Asus VG236H is one of Asus’ new 120 Hz monitors designed for gaming. It’s a 23-inch monitor with a 1920x1080 resolution and 3D support (requires Nvidia 3D Vision). Asus has also incorporated some nice ergonomic features in VG236H.
We are looking forward to looking at the first Asus 120 Hz monitor. We have already tested 120 Hz monitors from Samsung, LG, and Alienware. But how good is VG236H compared to these monitors? Read the full review here.
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2 ms (g2g)
Up to 16.2 million colors
Color gamut support:
72 % of NTSC
6 bit for each color
Viewing angles (H/V):
41.9cm x 55.0cm x 25.0cm (with stand)
Price and retailer:
Our first impressions
Asus VG236H is not different from most monitors today. The frame is made from black, glossy plastic and the stand is round.
The cabinet feels right and is solid.
The stand also allows users to adjust VG236H in height and this is a nice feature that few of gamer monitors today incorporate. A tilt function is also integrated.
At the lower right corner of the cabinet we found the buttons for navigating through the menus. These are actual buttons and not touch-sensitive buttons.
Inputs are located on the back and VG236H has DVI, HDMI and component.
In the menus VG236H has the following picture setting options: brightness, contrast, Trace Free (Overdrive), color temp, and RGB. An aspect ratio control menu is also available that has Full, 4:3 and Overscan.
You can also select from these picture presets: Scenery, Standard, Theater, Game and Night View.
You can see our energy measurements on Asus VG236H below.
After calibration I measured energy consumption on VG236H to 26.2 W. This is common for non-LED monitors but a bit lower than the 23-inch 120 Hz Alienware AW2310 monitor.
Also, please note that LCD monitors uses less power after calibration. This is common on flat panel displays because many picture parameters are reduced during calibration.
We use the DVI input for testing. The graphic card is Geforce GTX260.
The monitor has been measured and calibrated with a LaCie Blue Eye Pro. We also examine the monitor with the help of our monitorTest. And finally we test the monitor in games, movies etc.
Picture quality on Asus VG236H
Out-of-box picture quality on VG236H is measured below in the sRGB picture mode.
The graph says this:
The number on the left is the delta value. Delta is a difference between two factors; here it’s the difference between the measured color on the panel and the actual color that is our target.
A delta value lower that 2 results in a visible deviation from the actual color.
A delta value over 4 or 5 results in wrong colors.
A delta value between 1 and 2 results in precise but not perfect colors.
A delta value lower than one results in almost perfect colors. The target is 0.
Everything between 0 and 1 is barely visible to the human eye.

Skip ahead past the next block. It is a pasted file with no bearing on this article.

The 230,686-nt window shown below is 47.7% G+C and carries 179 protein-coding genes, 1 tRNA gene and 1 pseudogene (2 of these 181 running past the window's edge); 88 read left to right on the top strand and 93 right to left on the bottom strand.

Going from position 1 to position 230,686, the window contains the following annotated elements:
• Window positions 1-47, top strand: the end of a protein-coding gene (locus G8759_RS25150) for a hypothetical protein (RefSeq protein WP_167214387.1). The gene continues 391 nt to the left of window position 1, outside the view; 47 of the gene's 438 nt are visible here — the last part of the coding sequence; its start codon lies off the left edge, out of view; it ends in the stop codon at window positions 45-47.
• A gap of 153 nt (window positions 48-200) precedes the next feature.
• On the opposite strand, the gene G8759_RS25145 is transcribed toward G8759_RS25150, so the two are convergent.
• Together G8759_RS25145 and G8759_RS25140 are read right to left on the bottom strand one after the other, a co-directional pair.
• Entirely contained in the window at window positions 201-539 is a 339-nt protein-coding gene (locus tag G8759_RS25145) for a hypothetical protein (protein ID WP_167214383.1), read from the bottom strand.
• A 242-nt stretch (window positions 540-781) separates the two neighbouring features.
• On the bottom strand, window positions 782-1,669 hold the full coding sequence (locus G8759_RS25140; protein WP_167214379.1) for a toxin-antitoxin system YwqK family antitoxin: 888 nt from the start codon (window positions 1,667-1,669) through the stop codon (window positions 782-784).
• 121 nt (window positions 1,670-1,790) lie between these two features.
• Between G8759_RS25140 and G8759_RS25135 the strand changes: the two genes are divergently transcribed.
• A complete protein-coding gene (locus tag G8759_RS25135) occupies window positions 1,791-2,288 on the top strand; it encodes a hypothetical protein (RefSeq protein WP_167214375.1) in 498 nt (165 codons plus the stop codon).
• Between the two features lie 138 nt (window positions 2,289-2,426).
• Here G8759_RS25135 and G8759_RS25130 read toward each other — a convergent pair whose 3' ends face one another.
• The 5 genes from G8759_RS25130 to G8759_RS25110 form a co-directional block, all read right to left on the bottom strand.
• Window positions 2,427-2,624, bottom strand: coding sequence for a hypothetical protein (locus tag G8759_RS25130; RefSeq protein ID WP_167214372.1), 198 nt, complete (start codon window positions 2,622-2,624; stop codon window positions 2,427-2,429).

The out-of-box result is impressive and this is quite surprising to me. Gaming monitors often have too vivid and over-saturated colors and wrong gamma tracking. This is a common trick to enhance different picture characteristics.
But not on VG236H. Our VG236H had vecolorry minor color deviations primarily because of a pretty accurate gamma tracking. We aim for 2.2 gamma and VG236H had a gamma varying from 2.27 to 2.16 which is very good for a gaming monitor.
The color temperature is also accurate, although brightness is too high for all-round usage (but suited for 3D gaming).
I tried to see how much I could squeeze out of VG236H and did a calibration.
The calibrated result is very good. I didn’t have to change much because of the very good standard settings so I just did a RGB calibration and reduced brightness.
After that gamma varied by just 0.05 which is very good for a gaming monitor. The color deviations are also very low and the color temperature is very close to our 6500 Kelvin target.
My calibrated settings are.
The Trace Free setting option is an Overdrive controller that can change the response time characteristics. I’ll get back to that in the “response time and games”-section.
The color gradation and reproduction is fair. I tested with some smooth gradients and VG236H is above average but I still saw some bands in the smooth gradients.
This is a common effect with the cheap TN panels and gaming monitors. Asus does manage to reproduce most colors but some of the darker colors are not perfectly distinguished.
All in all the color reproduction on VG236H is above average and better than on the Samsung 2233rz but not 100% on par with the Alienware AW2310 (although color accuracy is better on VG236H).
Asus VG236H has a glossy panel and even though some people like this, the reflections are annoying during daytime. Sometimes objects are mirrored in the darker parts of the image on VG236H and sunlight can be a problem, too.